Financial service industry professions are the worst in America when it comes to paying its female employees as much as its males ones, according to new Census data.
Among all occupations, securities and commodities brokers, 30 percent of whom are women, have the widest gender-pay gap, at 54.7 percent.
This is closely followed by other financial specialists, who earn 60 cents on the male dollar. Women comprise more than half of all employees in this profession.
Personal financial advisors are barely better: women in this profession are paid 62 cents on the dollar. Thirty-one percent of women in this category are female.
The average male earnings figure for the finance positions above is $88,645, while for females it's $53,910.
A representative for the Securities Industry and Financial Markets Association could not be reached for comment. A representative for the New York Stock Exchange declined to comment.
Most major Wall Street firms have seen gender discrimination lawsuits in the past decade. The largest came in 2004, when Morgan Stanley settled a federal lawsuit brought by employees for $54 million.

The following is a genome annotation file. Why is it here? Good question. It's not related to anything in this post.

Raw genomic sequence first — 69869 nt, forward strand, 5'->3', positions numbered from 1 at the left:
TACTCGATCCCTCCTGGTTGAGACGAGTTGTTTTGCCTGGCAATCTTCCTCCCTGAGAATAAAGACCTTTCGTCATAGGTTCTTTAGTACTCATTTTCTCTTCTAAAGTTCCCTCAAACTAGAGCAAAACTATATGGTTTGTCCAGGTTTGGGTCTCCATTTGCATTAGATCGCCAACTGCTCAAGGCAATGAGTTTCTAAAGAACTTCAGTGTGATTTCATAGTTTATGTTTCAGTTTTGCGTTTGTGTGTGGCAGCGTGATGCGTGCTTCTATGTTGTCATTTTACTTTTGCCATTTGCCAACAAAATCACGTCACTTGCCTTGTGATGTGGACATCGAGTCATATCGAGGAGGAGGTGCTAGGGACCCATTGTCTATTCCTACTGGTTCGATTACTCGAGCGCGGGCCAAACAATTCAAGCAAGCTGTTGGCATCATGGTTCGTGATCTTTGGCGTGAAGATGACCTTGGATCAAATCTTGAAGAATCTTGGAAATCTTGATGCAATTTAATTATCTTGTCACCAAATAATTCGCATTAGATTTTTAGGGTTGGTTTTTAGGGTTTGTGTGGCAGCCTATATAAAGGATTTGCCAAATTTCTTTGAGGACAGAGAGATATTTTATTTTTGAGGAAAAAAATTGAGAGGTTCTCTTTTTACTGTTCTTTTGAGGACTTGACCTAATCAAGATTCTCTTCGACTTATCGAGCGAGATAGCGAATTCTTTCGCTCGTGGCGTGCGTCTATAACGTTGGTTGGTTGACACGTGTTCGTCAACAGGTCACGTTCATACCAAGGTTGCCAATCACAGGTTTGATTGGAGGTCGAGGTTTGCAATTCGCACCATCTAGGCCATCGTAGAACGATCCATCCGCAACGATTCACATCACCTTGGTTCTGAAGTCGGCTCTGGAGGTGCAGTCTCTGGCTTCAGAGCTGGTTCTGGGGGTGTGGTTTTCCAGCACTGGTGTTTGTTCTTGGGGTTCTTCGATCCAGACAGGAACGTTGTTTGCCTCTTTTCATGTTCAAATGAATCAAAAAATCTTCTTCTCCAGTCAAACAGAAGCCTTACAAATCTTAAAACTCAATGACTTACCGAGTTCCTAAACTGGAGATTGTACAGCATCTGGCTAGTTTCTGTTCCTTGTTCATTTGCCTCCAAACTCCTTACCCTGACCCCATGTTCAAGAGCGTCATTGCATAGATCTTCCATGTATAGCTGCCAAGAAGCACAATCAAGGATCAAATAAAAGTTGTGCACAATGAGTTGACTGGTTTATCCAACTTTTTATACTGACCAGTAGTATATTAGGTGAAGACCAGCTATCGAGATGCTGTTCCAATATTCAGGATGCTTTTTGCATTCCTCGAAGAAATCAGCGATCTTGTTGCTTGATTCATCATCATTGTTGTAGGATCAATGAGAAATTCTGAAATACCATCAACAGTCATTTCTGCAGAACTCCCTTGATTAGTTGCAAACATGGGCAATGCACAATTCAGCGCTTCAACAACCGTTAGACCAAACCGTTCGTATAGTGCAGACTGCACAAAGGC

In the most recent suit, two former Goldman Sachs employees are seeking class-action status for their claim that the firm discriminated against them in compensation, work assignments, and advancement, according to Bloomberg's Sheelah Kolhatkar. Goldman has denied the charges, she reports. This week, a judge issued a preliminary ruling against their motion for class action, though he called it a "close case" and the decision now gets reviewed by a federal judge, according to Reuters.
As for the best profession for women, in terms of both percent of equality and and overall pay, there is no specific industry that dominates. Of occupations where women earn at least $100,000, female architectural and engineering managers get closest to their male counterparts, at $113,507, which is 93 percent of male earnings. Female actuaries earn 92 percent of what their male counterparts make, at $106,759. Female dentists make $102,460, but this is a third of what male dentists make.
You can see the full results in the interactive Silk chart below:
Data from gender-pay-gap.silk.co
Rob covers business, economics and the environment for Fusion. He previously worked at Business Insider. He grew up in Chicago.